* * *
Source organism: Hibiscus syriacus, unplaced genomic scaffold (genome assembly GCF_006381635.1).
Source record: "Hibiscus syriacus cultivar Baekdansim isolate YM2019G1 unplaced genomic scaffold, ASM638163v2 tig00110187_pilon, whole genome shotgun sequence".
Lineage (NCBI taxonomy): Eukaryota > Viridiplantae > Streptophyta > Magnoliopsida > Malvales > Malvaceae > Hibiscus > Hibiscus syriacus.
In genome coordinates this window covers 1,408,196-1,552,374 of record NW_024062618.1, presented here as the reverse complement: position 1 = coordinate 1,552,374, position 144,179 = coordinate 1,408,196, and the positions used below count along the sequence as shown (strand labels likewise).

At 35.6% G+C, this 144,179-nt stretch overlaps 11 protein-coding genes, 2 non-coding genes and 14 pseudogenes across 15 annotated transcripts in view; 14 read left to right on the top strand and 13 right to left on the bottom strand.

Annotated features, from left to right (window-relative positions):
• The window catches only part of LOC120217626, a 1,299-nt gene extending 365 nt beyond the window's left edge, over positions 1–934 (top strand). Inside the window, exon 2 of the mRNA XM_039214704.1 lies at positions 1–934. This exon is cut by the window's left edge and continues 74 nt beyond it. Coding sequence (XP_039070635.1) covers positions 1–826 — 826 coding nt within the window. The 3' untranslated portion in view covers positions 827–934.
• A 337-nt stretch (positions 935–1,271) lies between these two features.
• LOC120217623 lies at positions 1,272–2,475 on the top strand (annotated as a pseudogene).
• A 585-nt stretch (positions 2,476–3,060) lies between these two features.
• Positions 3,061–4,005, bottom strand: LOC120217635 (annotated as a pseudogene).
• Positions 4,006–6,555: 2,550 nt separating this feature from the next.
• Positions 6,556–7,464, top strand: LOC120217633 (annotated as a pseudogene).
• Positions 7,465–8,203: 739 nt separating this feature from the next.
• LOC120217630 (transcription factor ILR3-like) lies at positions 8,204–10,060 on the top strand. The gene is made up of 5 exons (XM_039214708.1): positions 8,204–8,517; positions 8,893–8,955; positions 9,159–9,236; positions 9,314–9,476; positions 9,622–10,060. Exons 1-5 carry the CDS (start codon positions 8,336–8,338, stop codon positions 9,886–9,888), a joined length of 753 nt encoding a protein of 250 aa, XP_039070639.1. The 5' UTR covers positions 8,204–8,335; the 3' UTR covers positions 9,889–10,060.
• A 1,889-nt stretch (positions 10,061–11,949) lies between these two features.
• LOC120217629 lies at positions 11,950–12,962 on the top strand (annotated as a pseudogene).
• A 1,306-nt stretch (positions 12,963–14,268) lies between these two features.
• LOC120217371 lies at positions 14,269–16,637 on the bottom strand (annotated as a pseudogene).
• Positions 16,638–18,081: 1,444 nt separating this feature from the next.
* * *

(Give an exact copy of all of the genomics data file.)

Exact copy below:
Source organism: Hibiscus syriacus, unplaced genomic scaffold (genome assembly GCF_006381635.1).
Source record: "Hibiscus syriacus cultivar Baekdansim isolate YM2019G1 unplaced genomic scaffold, ASM638163v2 tig00110187_pilon, whole genome shotgun sequence".
Lineage (NCBI taxonomy): Eukaryota > Viridiplantae > Streptophyta > Magnoliopsida > Malvales > Malvaceae > Hibiscus > Hibiscus syriacus.
In genome coordinates this window covers 1,408,196-1,552,374 of record NW_024062618.1, presented here as the reverse complement: position 1 = coordinate 1,552,374, position 144,179 = coordinate 1,408,196, and the positions used below count along the sequence as shown (strand labels likewise).

At 35.6% G+C, this 144,179-nt stretch overlaps 11 protein-coding genes, 2 non-coding genes and 14 pseudogenes across 15 annotated transcripts in view; 14 read left to right on the top strand and 13 right to left on the bottom strand.

Annotated features, from left to right (window-relative positions):
• The window catches only part of LOC120217626, a 1,299-nt gene extending 365 nt beyond the window's left edge, over positions 1–934 (top strand). Inside the window, exon 2 of the mRNA XM_039214704.1 lies at positions 1–934. This exon is cut by the window's left edge and continues 74 nt beyond it. Coding sequence (XP_039070635.1) covers positions 1–826 — 826 coding nt within the window. The 3' untranslated portion in view covers positions 827–934.
• A 337-nt stretch (positions 935–1,271) lies between these two features.
• LOC120217623 lies at positions 1,272–2,475 on the top strand (annotated as a pseudogene).
• A 585-nt stretch (positions 2,476–3,060) lies between these two features.
• Positions 3,061–4,005, bottom strand: LOC120217635 (annotated as a pseudogene).
• Positions 4,006–6,555: 2,550 nt separating this feature from the next.
• Positions 6,556–7,464, top strand: LOC120217633 (annotated as a pseudogene).
• Positions 7,465–8,203: 739 nt separating this feature from the next.
• LOC120217630 (transcription factor ILR3-like) lies at positions 8,204–10,060 on the top strand. The gene is made up of 5 exons (XM_039214708.1): positions 8,204–8,517; positions 8,893–8,955; positions 9,159–9,236; positions 9,314–9,476; positions 9,622–10,060. Exons 1-5 carry the CDS (start codon positions 8,336–8,338, stop codon positions 9,886–9,888), a joined length of 753 nt encoding a protein of 250 aa, XP_039070639.1. The 5' UTR covers positions 8,204–8,335; the 3' UTR covers positions 9,889–10,060.
• A 1,889-nt stretch (positions 10,061–11,949) lies between these two features.
• LOC120217629 lies at positions 11,950–12,962 on the top strand (annotated as a pseudogene).
• A 1,306-nt stretch (positions 12,963–14,268) lies between these two features.
• LOC120217371 lies at positions 14,269–16,637 on the bottom strand (annotated as a pseudogene).
• Positions 16,638–18,081: 1,444 nt separating this feature from the next.